March 22 to 29, 2019:
Pictured above: Latrell James performs at the 2017 Boston Music Awards. (Photo: Greg Cook)
Friday, March 22, 5:30 to 7:30 p.m.
Reception for “Mad Men Style: Mid-Century Modern Posters” at International Poster Gallery, Boston.
Posters by pioneers of the mid-20th century modern cool style, including David Klein, Stan Galli, Paul Rand, Herbert Leupin and Josef Muller-Brockmann.
Friday, March 22, 7 to 9 p.m.
Reception for “Avatars // ghosts” exhibit At Nave Gallery, 155 Powder House Blvd, Somerville.
Group show exploring “ways that artists represent their bodies, their ideas, their nations, and their dead in today’s digital world.” Exhibition continues through April 13.
Friday, March 22, 8 p.m.
Stave Sessions: Oracle Hysterical & musicians from A Far Cry at Berklee College of Music
160 Massachusetts Ave, Boston.
The fourth night of the Celebrity Series’ five “Stave Sessions” music shows features “Hecuba,” the narrative song cycle combining “Euripides’ tragedy of the grief-stricken and vengeful Queen of Troy with Baroque instrumentation and contemporary pop” performed by the art-rock ensemble Oracle Hysterical. Plus Boston’s own self-conducted chamber new music collective A Far Cry
Friday, March 22, 8 p.m.
Animated Films of Karen Aqua at Institute of Contemporary Art, Boston
Films by the late, award-winning independent animator Karen Aqua (1954–2011) accompanied by a live soundtrack of alto saxes and drums led by her husband, Cambridge saxophonist-composer Ken Field of Birdsongs of the Mesozoic and Revolutionary Snake Ensemble.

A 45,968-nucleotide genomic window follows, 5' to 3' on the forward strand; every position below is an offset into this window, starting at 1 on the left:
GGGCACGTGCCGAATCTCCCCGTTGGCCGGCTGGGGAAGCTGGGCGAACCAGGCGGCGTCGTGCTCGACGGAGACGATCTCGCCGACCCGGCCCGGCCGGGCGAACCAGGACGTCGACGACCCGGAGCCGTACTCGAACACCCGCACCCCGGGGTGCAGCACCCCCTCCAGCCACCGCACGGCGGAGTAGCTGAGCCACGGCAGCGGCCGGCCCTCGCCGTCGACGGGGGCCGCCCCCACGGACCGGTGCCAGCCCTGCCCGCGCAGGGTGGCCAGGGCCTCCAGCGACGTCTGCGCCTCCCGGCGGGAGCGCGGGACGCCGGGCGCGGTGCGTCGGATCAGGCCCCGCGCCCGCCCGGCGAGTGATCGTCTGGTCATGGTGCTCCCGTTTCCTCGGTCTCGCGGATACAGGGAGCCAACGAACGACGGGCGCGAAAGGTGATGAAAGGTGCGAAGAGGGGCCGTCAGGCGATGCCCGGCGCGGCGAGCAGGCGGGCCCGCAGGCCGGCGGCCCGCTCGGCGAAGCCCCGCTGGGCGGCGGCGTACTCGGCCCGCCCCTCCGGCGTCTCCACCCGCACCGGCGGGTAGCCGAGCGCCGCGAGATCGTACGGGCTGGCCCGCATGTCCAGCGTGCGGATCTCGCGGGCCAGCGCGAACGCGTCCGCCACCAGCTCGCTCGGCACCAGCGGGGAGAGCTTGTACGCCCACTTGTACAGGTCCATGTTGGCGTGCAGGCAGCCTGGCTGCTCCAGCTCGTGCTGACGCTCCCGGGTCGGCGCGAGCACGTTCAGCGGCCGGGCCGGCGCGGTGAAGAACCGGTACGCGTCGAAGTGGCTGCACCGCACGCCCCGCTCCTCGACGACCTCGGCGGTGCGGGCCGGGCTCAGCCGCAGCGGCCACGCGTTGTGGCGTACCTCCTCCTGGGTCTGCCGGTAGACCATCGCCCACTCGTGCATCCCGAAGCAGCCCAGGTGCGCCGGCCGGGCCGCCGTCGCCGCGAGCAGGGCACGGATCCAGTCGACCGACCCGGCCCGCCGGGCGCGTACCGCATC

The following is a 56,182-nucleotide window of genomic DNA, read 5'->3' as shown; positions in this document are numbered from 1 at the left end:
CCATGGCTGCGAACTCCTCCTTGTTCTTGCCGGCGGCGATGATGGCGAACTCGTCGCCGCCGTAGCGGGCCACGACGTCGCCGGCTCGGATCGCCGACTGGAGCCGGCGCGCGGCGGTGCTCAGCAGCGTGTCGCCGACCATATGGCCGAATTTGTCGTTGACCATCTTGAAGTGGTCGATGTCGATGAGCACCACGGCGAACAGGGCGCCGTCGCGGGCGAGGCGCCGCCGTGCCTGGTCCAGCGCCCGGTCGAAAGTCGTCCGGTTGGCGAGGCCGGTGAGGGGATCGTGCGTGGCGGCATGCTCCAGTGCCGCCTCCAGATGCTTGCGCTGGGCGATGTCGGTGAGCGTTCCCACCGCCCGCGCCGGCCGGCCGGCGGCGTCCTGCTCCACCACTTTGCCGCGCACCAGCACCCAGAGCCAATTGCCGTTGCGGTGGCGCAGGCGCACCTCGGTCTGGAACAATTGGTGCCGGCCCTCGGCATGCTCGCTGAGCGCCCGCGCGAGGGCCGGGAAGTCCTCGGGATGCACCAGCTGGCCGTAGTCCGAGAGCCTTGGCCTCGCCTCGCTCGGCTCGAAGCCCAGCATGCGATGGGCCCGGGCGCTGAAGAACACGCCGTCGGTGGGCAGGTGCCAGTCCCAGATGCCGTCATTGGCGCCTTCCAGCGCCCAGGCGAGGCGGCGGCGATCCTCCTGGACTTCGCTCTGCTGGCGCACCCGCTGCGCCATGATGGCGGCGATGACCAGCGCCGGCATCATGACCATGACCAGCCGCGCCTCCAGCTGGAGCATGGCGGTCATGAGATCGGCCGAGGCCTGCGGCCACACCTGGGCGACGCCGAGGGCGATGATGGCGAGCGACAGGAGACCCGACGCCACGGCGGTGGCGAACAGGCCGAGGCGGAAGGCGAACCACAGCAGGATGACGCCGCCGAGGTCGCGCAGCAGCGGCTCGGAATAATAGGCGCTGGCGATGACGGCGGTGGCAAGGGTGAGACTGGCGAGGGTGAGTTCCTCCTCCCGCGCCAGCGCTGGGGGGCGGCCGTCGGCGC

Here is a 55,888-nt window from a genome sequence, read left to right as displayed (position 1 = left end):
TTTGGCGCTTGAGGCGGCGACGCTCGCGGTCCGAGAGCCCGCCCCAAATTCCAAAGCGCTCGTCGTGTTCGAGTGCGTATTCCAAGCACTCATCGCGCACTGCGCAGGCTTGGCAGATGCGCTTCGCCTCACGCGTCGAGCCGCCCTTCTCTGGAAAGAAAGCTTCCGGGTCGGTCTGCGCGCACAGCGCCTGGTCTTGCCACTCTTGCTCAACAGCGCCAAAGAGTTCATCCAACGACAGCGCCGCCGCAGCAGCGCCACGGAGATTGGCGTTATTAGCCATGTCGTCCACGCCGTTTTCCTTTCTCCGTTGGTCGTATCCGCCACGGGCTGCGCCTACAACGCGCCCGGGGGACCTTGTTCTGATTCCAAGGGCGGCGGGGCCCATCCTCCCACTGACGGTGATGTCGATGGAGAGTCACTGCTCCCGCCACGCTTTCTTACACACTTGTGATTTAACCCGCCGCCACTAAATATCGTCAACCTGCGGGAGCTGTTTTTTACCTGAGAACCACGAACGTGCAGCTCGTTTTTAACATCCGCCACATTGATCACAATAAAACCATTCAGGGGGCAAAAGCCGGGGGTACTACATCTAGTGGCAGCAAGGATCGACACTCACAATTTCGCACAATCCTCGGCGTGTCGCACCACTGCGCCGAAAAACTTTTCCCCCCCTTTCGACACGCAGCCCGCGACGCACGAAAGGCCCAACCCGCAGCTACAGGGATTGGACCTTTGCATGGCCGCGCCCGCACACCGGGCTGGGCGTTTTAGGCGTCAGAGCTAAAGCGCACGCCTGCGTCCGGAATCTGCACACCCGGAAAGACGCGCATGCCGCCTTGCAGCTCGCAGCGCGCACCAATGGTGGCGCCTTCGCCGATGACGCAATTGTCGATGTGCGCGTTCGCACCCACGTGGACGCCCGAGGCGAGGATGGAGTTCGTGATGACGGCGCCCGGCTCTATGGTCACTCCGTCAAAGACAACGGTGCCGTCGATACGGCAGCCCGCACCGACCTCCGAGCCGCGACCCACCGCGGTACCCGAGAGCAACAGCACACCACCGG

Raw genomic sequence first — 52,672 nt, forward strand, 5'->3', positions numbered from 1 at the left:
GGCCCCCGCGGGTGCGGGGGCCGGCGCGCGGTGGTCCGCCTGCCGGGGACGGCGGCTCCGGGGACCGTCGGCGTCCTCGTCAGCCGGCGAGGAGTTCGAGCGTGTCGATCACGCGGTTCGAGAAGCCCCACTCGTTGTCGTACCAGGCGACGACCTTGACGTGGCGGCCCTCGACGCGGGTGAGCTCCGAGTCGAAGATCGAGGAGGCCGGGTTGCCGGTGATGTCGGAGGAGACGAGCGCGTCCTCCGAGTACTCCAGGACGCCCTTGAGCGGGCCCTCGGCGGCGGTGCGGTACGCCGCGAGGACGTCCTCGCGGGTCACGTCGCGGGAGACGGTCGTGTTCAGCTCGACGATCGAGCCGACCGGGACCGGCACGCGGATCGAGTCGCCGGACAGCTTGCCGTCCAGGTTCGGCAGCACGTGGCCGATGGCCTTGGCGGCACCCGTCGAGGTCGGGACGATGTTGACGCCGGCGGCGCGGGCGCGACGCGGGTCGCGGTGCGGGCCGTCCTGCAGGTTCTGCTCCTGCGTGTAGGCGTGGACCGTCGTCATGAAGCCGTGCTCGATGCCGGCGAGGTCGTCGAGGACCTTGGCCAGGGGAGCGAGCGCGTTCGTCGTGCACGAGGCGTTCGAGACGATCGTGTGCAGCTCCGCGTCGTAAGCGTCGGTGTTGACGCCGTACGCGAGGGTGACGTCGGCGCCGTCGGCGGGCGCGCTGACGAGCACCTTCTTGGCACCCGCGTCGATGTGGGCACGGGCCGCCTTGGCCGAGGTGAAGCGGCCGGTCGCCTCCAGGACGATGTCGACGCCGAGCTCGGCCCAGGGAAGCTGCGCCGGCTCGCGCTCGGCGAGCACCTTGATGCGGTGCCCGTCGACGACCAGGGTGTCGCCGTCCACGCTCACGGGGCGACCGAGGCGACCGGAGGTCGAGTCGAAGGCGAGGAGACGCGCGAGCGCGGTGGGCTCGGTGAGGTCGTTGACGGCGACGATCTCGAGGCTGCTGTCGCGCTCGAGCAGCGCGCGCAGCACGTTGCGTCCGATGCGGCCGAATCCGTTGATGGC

Friday, March 22, and Sunday, March 24
Arts Equity Summit at Hibernian Hall, District Hall, Institute of Contemporary Art and Nonprofit Center, Boston.
“A three-day summit and arts-integrated experience examining issues of equity both in, and through, the arts.”
Saturday, March 23 and 24, 11 a.m. to 5 p.m.
New Zineland at Cambridge Elks Lodge.
This zine fest offers more than 50 smalls presses, distributors, artists, writers and photographers and their self-published comics, fanzines, art and etc. Free.
Saturday, March 23
“Huma Bhabha: They Live,” Institute of Contemporary Art, Boston, March 23 to May 27, 2019
The ICA bills this exhibition as “the largest survey” ever of Bhabha, who was raised in Pakistan and is now based in Poughkeepsie, New York. It features drawings, photos, and her monstrous, rough-hewn, expressionist figurative sculptures. “Her work transcends a singular time and place, instead creating an exploration of what she describes as the ‘eternal concerns’ found across all cultures: war, colonialism, displacement, and memories of home.”
Saturday, March 23, 1 to 6 p.m.
KnowHER Summit at the WaterFire Arts Center, Providence
AIGA Rhode Island (American Institute of Graphic Arts) celebrates women in design with talks and workshops.
Sunday, March 24, 4 to 6 p.m.
Candlelight Vigil for Christchurch at Medford City Hall.
Citywide, Interfaith Vigil for victims of the March 15 New Zealand mosque shootings.
Monday, March 25, 6 p.m.